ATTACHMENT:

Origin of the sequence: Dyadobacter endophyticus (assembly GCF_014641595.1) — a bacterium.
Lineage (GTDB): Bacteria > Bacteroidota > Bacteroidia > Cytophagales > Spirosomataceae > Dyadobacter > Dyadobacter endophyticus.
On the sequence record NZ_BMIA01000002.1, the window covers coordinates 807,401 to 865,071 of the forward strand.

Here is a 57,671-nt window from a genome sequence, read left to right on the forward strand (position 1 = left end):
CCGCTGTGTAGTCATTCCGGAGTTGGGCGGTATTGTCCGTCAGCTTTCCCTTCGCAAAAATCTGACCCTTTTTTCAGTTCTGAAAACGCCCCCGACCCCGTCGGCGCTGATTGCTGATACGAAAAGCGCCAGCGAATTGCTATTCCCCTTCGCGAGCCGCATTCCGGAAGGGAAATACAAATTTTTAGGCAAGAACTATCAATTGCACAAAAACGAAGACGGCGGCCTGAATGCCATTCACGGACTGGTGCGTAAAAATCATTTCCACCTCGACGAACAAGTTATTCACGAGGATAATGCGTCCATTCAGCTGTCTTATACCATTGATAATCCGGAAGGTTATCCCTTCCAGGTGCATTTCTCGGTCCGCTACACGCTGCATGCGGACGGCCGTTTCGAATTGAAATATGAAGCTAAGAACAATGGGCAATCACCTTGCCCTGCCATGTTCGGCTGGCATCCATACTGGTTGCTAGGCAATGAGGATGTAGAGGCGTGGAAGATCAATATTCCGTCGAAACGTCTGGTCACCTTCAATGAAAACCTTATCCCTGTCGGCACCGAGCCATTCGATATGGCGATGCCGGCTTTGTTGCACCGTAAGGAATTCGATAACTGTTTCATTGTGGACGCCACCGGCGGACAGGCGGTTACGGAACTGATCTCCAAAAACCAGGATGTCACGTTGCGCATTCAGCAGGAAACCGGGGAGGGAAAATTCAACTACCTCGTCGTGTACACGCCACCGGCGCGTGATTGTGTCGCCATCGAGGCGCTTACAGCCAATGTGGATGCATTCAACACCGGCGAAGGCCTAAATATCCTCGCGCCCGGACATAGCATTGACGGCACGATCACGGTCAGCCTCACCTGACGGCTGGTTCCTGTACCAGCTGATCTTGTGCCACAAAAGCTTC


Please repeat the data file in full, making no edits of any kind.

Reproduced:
Origin of the sequence: Dyadobacter endophyticus (assembly GCF_014641595.1) — a bacterium.
Lineage (GTDB): Bacteria > Bacteroidota > Bacteroidia > Cytophagales > Spirosomataceae > Dyadobacter > Dyadobacter endophyticus.
On the sequence record NZ_BMIA01000002.1, the window covers coordinates 807,401 to 865,071 of the forward strand.

Here is a 57,671-nt window from a genome sequence, read left to right on the forward strand (position 1 = left end):
CCGCTGTGTAGTCATTCCGGAGTTGGGCGGTATTGTCCGTCAGCTTTCCCTTCGCAAAAATCTGACCCTTTTTTCAGTTCTGAAAACGCCCCCGACCCCGTCGGCGCTGATTGCTGATACGAAAAGCGCCAGCGAATTGCTATTCCCCTTCGCGAGCCGCATTCCGGAAGGGAAATACAAATTTTTAGGCAAGAACTATCAATTGCACAAAAACGAAGACGGCGGCCTGAATGCCATTCACGGACTGGTGCGTAAAAATCATTTCCACCTCGACGAACAAGTTATTCACGAGGATAATGCGTCCATTCAGCTGTCTTATACCATTGATAATCCGGAAGGTTATCCCTTCCAGGTGCATTTCTCGGTCCGCTACACGCTGCATGCGGACGGCCGTTTCGAATTGAAATATGAAGCTAAGAACAATGGGCAATCACCTTGCCCTGCCATGTTCGGCTGGCATCCATACTGGTTGCTAGGCAATGAGGATGTAGAGGCGTGGAAGATCAATATTCCGTCGAAACGTCTGGTCACCTTCAATGAAAACCTTATCCCTGTCGGCACCGAGCCATTCGATATGGCGATGCCGGCTTTGTTGCACCGTAAGGAATTCGATAACTGTTTCATTGTGGACGCCACCGGCGGACAGGCGGTTACGGAACTGATCTCCAAAAACCAGGATGTCACGTTGCGCATTCAGCAGGAAACCGGGGAGGGAAAATTCAACTACCTCGTCGTGTACACGCCACCGGCGCGTGATTGTGTCGCCATCGAGGCGCTTACAGCCAATGTGGATGCATTCAACACCGGCGAAGGCCTAAATATCCTCGCGCCCGGACATAGCATTGACGGCACGATCACGGTCAGCCTCACCTGACGGCTGGTTCCTGTACCAGCTGATCTTGTGCCACAAAAGCTTC